The State Government will provide up to $5 million over the next two financial years to assist in the development of value-adding industry associated with the Pemberton timber mill.
Forest Products Minister Paul Omodei told a ‘Keep the Whistle Blowing’ launch at the mill today that Cabinet had approved the plan and the money on Monday.
The Pemberton mill will have its karri intake cut from 100,000 cubic metres a year to 30,000 from the beginning of 2004.
Mr Omodei said the Government had decided that when the total karri sawlog harvest was reduced to 50,000 cubic metres in 2004, the Pemberton mill would be guaranteed 30,000 cubic metres, which was proportional to the mill’s present cut.
Assistance would be given to re-tool the mill for higher rates of value-adding and to supplement the karri intake with other timbers, possibly bluegum from plantations and marri sawlogs from State forest.
The industry would also be encouraged to construct manufacturing facilities on site to produce flooring and other manufactured products.
Mr Omodei said that if the mill was closed, more than 100 employees would be directly affected and another 50 jobs would be lost in harvesting and transport operations.
A further 150 indirect jobs would probably be lost and the net result would be that about half the families in Pemberton would be affected.
“This Government will not allow such devastation in a community like Pemberton which has a vital long-term role in the development of the South- West,” Mr Omodei said.
In addition to the value-adding operations at the mill, the Government would develop a business incubator for furniture and fine wood crafts people in premises adjacent to the mill now occupied by the Pemberton Sports Club.
The Government would provide up to $700,000 to buy the premises and help the community to consolidate its sport and recreation facilities according to a plan developed by the community in association with the Ministry of Sport and Recreation and the Manjimup Shire Council.
The existing club premises would be turned into a centre of excellence for the development of a high value-added timber-related industries.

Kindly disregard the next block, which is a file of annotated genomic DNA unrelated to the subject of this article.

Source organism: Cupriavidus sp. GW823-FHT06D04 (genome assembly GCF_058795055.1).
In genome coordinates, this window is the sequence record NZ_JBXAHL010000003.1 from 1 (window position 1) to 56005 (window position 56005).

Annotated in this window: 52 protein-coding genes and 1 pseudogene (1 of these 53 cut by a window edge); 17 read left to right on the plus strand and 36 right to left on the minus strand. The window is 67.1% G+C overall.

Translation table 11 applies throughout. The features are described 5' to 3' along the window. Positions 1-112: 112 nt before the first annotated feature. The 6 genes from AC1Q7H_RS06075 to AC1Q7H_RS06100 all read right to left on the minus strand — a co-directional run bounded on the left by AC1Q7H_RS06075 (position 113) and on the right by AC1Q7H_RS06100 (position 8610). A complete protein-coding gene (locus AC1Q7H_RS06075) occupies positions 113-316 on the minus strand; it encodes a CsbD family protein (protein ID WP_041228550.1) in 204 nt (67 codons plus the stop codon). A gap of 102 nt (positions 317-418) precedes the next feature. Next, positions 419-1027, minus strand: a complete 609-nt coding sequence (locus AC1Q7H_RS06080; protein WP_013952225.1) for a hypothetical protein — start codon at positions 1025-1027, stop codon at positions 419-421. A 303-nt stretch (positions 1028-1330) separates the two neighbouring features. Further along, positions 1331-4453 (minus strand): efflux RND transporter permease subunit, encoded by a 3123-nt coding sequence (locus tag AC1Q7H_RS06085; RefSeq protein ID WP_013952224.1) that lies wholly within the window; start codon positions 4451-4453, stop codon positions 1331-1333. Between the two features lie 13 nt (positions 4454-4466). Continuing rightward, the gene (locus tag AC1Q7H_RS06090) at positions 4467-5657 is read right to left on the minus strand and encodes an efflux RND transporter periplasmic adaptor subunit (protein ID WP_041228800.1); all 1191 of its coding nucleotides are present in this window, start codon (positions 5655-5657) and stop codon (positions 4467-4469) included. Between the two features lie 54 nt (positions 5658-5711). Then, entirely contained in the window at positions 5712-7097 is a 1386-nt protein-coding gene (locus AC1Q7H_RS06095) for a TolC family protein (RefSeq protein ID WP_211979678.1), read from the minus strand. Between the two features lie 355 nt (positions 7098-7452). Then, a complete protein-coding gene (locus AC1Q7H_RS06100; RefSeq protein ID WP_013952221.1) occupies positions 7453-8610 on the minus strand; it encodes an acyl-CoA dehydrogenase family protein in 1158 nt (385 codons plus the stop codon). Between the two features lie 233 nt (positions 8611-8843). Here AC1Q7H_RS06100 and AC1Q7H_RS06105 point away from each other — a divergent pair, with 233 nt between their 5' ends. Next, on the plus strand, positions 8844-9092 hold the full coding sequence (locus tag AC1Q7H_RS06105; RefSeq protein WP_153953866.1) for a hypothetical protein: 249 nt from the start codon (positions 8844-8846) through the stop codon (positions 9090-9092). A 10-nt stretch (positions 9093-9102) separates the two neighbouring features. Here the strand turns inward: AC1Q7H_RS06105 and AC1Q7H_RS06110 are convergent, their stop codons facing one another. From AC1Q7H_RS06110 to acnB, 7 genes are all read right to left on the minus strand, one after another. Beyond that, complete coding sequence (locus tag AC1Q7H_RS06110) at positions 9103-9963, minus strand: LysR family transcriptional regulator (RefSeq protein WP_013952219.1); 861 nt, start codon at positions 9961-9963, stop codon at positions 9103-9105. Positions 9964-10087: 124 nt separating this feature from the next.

The Government was also involved in discussions with Sotico over existing mill houses owned by the company, but built on land owned by the State.
The objective was to make home ownership a reality for many timber workers.
Mr Omodei said that in addition to these proposals which related specifically to the Pemberton mill, the Government was considering a range of possibilities for other timber centres, including Northcliffe and Nannup.
“We are involved in a major restructure of the timber industry which will affect almost every family involved in it in one way or another,” he said.
“The glib and the irresponsible in the community demand that the Government simply shut down the native hardwood timber industry regardless of the consequences.
“There is a better way and that is to restructure the industry so that we achieve more value and more employment from smaller volumes of native hardwood.
“The Government has already guaranteed the preservation of 86 per cent of old growth karri, 70 per cent of old growth jarrah and 100 per cent of old growth and two-tier karri/tingle forest.
“Now our task is to preserve the employment of those with the skills to operate a sustainable timber industry and the communities they live in.
“We have a short time available to achieve these results and I am determined that we will.
“The industry is working closely with Government to facilitate a smooth transition over the next few years.”
Media contact: Hugh Ryan 9213 6700